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A satellite-based multi-temporal assessment of the extent of nuisance Cladophora and related submerged aquatic vegetation for the Laurentian Great Lakes
- Brooks, Colin, Grimm, Amanda, Shuchman, Robert, Sayers, Michael, Jessee, Nathaniel
- Remote sensing of environment 2015 v.157 pp. 58-71
- Cladophora, Landsat, aesthetics, biomass, fisheries, habitats, humans, lakes, monitoring, reflectance, remote sensing, submerged aquatic plants, variance, vegetation cover, water quality, wildlife, Lake Huron, Lake Ontario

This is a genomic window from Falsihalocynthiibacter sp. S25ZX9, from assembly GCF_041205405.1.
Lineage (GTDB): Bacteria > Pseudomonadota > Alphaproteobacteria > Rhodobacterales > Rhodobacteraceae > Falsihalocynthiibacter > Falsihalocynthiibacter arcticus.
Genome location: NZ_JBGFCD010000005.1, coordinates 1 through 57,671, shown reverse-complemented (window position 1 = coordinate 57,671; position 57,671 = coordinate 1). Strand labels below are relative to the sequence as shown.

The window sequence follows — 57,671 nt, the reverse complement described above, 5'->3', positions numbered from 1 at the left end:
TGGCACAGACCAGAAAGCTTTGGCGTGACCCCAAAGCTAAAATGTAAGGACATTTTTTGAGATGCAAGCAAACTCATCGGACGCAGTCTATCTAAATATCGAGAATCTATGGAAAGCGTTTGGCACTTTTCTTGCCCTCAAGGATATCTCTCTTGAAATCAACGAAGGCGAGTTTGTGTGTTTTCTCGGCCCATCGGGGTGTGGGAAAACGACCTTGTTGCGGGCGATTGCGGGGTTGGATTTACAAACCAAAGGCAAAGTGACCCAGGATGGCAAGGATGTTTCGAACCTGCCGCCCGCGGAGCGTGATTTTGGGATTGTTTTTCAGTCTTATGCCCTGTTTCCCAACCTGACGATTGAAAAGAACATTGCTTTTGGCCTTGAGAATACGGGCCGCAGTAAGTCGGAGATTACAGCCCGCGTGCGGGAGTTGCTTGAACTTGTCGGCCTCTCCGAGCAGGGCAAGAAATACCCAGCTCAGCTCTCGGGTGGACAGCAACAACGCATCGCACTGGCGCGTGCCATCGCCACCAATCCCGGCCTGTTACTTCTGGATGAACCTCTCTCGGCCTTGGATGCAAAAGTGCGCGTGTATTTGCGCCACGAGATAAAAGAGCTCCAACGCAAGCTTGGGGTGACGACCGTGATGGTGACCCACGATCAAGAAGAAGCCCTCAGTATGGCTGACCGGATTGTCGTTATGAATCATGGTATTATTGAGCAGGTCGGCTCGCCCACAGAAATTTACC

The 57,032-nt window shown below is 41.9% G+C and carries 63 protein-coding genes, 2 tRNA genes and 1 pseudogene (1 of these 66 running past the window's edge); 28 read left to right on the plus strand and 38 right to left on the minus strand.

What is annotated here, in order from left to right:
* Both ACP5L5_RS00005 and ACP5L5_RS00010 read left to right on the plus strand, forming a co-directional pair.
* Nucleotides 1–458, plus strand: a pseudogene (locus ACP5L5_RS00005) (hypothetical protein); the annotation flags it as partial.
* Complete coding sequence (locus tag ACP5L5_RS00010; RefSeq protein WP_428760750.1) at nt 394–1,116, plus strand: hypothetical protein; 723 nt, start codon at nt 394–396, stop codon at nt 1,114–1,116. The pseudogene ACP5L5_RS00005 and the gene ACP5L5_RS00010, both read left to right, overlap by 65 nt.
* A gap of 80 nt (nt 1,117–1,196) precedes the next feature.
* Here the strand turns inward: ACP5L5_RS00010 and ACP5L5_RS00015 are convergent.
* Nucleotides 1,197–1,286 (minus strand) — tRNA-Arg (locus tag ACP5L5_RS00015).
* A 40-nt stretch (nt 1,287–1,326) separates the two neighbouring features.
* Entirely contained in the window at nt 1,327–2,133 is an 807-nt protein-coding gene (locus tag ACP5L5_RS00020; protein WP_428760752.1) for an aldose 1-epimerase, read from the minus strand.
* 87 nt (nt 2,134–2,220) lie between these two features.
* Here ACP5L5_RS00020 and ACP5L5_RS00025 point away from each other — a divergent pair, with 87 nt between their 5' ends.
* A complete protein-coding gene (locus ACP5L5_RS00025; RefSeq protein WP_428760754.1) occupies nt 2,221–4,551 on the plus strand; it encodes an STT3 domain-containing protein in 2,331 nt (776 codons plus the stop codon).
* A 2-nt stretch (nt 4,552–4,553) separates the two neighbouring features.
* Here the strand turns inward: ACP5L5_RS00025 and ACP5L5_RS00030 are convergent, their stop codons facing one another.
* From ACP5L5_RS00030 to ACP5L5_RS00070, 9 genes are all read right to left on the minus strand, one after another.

- In the Laurentian Great Lakes, the prolific growth of submerged aquatic vegetation (SAV, dominated by the filamentous green alga Cladophora) is negatively impacting human and wildlife health, fisheries, and aesthetic conditions. The distribution of Cladophora and similar SAV in the Great Lakes and how that has changed over recent decades has been unknown, and the magnitude of the current problem relative to historic growth is difficult to assess given the lack of field data and monitoring. Here, we present the first comprehensive map of SAV in the nearshore zone of the lower four Great Lakes, where ‘nearshore’ indicates the zone where the bottom reflectance is sufficient to characterize bottom substrate type, using primarily the visible bands of the Landsat TM sensor. Multiple spectral bands were combined to minimize the water-depth-dependent variance in lake bottom reflectance, and pixels were classified as dense vegetation, sparse vegetation or uncolonized substrate. Changes in vegetation cover and water clarity between the mid-1970s and present were also evaluated for several focus areas across the lakes utilizing historical Landsat TM and MSS imagery. The Landsat-based bottom classification achieved an overall accuracy of 83% based on comparison to ground truth data. Lake-wide SAV cover ranged from 15% (Lake Huron) to 40% (Lake Ontario) of the mappable lake bottom based on detection depth. The total mapped area of vegetation corresponds to a conservative biomass estimate of 129 kilotonnes dry weight. The observed changes in the distribution of SAV over time indicate that increasing water clarity in the Lakes is expanding Cladophora habitat.